Holistic Tails

Holistic Tails

Tuesday, February 16, 2016

Don't Reward Bad Behavior

Years ago, when I was a mobile groomer, I had an appointment with a Yorkie for grooming.  When the  owner brought him to me, he told me that his dog hated to be groomed and he had a method for calming him.  His method was to give the dog a treat every time he snapped.  I stood there with my mouth open.  He was actually rewarding the dog's bad behavior. So of course the dog was going to try to bite like crazy; those treats were good!

A friend of mine had a particularly aggressive Chihuahua (yes, they can be quite aggressive. I know because I've owned a couple).  When people came to the door, the dog rather viciously attacked their legs.  The owner's answer was to pick the dog up and cuddle it.  The same little dog used to sleep in bed with her owner, and if the owner moved during the night and disturbed the dog, the dog bit her.  I kid you not....so the owner, instead of removing the dog from her bed, quit moving around at night.  

These two people were rewarding their dog's bad behavior.   

Begging at the table is rewarded with food.  The dog is conditioned to make a fuss and beg because he gets food when he does.  Think Pavlov's dogs.  

Ivan Pavlov won a Nobel Prize in 1904 for his work with dogs.  He noted that dogs salivate when presented with edible items. It was previously thought that this salivation was an automatic response, but he found through his experiments that it was a conditioned response.  Everytime he feed the dogs a treat, he made a sound.  He found that the dogs began to salivate just from the sound, even when the treat wasn't present. Their response was conditioned through repetition.  This is called classical conditioning. We as dog owners can use this knowledge when training our dogs today.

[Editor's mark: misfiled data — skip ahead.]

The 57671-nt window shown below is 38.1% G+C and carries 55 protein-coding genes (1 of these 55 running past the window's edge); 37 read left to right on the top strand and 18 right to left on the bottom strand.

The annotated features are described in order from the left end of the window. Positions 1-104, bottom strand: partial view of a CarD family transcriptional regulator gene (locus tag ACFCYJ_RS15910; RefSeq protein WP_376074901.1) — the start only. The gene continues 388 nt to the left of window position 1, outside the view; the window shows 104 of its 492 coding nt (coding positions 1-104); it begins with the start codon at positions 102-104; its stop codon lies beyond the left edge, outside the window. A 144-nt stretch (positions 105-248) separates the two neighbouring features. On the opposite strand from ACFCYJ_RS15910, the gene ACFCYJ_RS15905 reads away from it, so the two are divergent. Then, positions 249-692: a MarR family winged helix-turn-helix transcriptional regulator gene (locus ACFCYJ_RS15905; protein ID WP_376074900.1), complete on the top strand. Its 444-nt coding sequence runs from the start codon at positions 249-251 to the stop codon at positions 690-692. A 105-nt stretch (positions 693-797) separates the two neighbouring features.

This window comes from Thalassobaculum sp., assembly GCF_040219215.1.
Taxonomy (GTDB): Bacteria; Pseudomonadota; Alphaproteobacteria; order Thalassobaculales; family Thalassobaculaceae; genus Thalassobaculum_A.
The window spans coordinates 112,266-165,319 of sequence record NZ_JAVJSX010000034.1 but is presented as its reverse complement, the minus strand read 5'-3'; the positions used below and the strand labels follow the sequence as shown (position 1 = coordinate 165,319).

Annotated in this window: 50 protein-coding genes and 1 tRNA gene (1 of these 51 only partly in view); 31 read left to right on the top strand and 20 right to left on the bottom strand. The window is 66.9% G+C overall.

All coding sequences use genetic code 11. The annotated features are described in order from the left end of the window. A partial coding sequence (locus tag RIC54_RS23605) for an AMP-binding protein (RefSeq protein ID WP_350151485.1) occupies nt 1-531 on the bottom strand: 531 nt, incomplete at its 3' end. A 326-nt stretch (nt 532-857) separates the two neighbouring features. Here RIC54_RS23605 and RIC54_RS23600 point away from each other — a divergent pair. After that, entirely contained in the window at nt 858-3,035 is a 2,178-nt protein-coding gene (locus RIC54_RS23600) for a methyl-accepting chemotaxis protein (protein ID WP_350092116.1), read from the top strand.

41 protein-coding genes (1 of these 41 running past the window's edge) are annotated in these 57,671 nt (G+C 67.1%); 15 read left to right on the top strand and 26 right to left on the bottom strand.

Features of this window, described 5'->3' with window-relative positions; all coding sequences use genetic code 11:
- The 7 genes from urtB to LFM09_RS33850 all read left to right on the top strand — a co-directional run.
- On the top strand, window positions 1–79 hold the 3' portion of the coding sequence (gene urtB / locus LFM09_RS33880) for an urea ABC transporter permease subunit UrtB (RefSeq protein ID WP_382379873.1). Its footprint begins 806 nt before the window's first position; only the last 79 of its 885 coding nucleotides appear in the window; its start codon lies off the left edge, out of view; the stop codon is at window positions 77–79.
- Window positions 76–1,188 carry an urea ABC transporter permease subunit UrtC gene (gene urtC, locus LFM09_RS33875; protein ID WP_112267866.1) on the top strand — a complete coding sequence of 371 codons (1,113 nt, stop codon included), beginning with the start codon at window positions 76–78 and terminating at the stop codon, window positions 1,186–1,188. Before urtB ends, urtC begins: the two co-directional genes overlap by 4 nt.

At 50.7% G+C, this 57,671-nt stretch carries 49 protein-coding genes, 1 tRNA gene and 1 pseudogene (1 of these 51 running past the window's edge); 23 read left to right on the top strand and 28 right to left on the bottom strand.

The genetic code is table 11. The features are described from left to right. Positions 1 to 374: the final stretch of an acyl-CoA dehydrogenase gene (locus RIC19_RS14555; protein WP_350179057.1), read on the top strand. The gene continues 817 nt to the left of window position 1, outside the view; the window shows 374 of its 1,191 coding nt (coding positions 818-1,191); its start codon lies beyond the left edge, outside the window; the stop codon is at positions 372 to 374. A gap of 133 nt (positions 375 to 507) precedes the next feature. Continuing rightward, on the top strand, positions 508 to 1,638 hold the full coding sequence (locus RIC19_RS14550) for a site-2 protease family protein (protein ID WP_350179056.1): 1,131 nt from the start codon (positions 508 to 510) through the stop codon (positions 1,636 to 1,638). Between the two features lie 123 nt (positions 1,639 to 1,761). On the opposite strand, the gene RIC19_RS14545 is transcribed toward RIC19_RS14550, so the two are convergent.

Even negative attention can reward bad behavior.  It's just like the little child who behaves badly in order to make her mother reprimand her.  Sometimes they just like the attention.  This could be the dog who barks constantly and gets yelled at.  Or the dog that pulls furiously on the leash and suffers her owner's wrath.  The dog who pees in the house and gets yelled at. 

So be mindful of your dog's bad behavior and don't unintentionally reward it.  We'll have more about training in a later blog.  In the meantime, monitor your reactions and call The Dog Whisperer.

Love, Georgia

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